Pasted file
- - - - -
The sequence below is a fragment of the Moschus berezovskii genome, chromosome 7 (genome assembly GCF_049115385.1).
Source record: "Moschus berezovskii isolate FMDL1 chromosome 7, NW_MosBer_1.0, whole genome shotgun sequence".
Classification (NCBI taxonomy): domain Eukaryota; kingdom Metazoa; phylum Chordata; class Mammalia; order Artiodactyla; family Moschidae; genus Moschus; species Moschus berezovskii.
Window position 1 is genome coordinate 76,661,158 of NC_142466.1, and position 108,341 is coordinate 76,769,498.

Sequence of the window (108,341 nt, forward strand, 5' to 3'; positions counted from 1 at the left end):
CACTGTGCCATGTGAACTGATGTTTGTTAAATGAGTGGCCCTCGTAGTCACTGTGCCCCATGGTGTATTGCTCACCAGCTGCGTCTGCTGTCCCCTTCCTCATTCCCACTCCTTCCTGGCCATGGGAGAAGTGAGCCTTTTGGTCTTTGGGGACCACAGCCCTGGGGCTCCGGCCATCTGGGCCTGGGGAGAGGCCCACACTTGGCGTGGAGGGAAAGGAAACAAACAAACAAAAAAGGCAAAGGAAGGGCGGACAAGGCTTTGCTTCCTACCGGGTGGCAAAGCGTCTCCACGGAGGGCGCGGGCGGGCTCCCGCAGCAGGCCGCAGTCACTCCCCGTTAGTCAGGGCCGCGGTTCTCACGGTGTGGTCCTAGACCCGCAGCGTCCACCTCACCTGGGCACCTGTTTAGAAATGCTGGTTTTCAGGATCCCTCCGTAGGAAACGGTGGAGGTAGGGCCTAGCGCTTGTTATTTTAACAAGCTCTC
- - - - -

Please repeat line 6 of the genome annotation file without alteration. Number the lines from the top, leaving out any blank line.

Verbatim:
CACTGTGCCATGTGAACTGATGTTTGTTAAATGAGTGGCCCTCGTAGTCACTGTGCCCCATGGTGTATTGCTCACCAGCTGCGTCTGCTGTCCCCTTCCTCATTCCCACTCCTTCCTGGCCATGGGAGAAGTGAGCCTTTTGGTCTTTGGGGACCACAGCCCTGGGGCTCCGGCCATCTGGGCCTGGGGAGAGGCCCACACTTGGCGTGGAGGGAAAGGAAACAAACAAACAAAAAAGGCAAAGGAAGGGCGGACAAGGCTTTGCTTCCTACCGGGTGGCAAAGCGTCTCCACGGAGGGCGCGGGCGGGCTCCCGCAGCAGGCCGCAGTCACTCCCCGTTAGTCAGGGCCGCGGTTCTCACGGTGTGGTCCTAGACCCGCAGCGTCCACCTCACCTGGGCACCTGTTTAGAAATGCTGGTTTTCAGGATCCCTCCGTAGGAAACGGTGGAGGTAGGGCCTAGCGCTTGTTATTTTAACAAGCTCTC